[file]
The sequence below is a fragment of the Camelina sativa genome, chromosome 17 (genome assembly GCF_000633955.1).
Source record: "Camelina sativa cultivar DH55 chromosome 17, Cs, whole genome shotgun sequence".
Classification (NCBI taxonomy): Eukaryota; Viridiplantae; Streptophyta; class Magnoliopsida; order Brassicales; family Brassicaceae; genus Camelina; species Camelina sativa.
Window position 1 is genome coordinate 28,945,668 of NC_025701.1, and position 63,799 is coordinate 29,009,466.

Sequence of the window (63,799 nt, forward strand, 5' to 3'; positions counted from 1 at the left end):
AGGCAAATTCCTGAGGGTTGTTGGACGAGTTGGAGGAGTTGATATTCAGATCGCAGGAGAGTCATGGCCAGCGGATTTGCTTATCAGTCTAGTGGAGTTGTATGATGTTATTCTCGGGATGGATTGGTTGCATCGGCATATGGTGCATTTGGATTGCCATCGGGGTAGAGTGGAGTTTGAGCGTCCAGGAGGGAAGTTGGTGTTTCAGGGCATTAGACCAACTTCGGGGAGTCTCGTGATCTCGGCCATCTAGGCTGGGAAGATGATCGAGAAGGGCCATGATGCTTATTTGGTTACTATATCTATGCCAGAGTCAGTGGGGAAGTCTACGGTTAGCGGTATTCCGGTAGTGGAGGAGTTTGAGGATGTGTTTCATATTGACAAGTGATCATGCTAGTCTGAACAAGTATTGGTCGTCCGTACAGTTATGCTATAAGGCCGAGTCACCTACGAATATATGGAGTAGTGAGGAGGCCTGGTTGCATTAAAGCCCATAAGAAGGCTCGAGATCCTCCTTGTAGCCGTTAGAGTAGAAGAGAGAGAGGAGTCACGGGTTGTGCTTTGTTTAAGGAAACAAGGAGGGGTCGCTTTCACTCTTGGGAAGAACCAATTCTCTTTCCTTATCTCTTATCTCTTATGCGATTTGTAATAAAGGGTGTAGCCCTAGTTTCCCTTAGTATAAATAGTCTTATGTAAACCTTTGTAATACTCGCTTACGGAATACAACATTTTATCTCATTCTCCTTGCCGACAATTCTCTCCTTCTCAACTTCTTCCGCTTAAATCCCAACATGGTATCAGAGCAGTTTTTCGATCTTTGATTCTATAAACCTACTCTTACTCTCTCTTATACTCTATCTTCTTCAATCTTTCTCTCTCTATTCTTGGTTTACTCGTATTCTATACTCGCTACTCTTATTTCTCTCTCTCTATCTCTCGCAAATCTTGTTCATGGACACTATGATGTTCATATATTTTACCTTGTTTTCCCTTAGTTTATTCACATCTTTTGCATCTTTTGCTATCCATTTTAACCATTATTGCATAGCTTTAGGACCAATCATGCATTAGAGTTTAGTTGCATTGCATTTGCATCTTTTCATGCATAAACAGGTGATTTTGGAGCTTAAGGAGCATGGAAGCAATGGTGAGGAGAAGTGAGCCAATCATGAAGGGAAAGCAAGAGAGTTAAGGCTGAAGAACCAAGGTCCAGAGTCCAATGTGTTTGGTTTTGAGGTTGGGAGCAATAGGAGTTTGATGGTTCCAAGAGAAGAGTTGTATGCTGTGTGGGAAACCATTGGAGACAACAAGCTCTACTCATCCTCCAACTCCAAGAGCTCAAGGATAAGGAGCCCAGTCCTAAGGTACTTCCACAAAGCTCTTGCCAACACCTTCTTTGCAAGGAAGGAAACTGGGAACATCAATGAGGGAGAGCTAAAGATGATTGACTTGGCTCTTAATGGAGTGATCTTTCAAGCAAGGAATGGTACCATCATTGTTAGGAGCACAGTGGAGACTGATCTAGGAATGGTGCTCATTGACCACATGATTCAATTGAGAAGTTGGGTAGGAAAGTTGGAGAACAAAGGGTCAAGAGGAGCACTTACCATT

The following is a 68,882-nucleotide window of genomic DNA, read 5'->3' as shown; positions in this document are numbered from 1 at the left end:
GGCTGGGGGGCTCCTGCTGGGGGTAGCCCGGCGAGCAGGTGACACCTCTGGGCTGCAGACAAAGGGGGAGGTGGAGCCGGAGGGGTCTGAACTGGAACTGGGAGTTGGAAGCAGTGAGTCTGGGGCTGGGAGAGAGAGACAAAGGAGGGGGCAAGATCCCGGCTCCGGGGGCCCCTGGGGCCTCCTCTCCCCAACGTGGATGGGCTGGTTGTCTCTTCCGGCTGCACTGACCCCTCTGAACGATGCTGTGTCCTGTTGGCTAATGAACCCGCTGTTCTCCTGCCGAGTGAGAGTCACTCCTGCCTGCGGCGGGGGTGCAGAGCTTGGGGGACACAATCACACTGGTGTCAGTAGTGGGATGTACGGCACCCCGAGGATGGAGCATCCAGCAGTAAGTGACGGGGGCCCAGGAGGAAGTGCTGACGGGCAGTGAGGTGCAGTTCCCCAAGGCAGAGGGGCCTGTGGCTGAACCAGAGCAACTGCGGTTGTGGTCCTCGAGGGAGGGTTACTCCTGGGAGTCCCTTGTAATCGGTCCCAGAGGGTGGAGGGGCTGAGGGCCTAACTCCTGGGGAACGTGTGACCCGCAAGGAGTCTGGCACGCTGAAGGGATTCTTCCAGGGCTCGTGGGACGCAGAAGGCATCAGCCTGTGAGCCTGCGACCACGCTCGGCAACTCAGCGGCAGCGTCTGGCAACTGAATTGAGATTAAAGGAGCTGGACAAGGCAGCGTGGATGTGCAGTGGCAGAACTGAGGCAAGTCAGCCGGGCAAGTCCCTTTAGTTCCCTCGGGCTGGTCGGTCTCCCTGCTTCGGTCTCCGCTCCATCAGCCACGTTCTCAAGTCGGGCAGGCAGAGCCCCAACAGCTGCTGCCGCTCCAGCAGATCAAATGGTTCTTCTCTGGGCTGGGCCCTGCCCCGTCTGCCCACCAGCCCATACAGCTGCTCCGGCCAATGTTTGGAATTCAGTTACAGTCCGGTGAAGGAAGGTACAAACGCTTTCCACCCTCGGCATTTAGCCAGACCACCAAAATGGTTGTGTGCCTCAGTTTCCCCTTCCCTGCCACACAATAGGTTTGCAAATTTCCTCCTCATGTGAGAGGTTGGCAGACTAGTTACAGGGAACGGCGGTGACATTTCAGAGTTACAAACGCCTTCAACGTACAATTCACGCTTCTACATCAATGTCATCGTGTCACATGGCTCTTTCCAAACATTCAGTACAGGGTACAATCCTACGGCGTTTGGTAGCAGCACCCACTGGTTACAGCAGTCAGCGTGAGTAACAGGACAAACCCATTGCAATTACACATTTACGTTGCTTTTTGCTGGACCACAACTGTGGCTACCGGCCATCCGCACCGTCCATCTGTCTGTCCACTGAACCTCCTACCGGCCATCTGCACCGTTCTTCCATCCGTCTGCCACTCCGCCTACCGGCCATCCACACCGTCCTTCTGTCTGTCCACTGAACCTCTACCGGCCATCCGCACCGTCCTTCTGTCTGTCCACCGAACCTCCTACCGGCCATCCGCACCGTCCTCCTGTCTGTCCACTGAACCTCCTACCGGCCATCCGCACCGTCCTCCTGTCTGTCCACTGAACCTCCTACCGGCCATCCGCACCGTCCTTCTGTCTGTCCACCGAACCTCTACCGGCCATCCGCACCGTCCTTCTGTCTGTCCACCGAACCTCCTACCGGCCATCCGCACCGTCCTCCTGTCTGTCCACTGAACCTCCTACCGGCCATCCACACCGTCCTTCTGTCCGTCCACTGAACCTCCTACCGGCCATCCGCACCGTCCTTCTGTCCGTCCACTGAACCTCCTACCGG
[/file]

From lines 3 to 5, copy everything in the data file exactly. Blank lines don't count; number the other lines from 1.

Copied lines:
Classification (NCBI taxonomy): Eukaryota; Viridiplantae; Streptophyta; class Magnoliopsida; order Brassicales; family Brassicaceae; genus Camelina; species Camelina sativa.
Window position 1 is genome coordinate 28,945,668 of NC_025701.1, and position 63,799 is coordinate 29,009,466.

Sequence of the window (63,799 nt, forward strand, 5' to 3'; positions counted from 1 at the left end):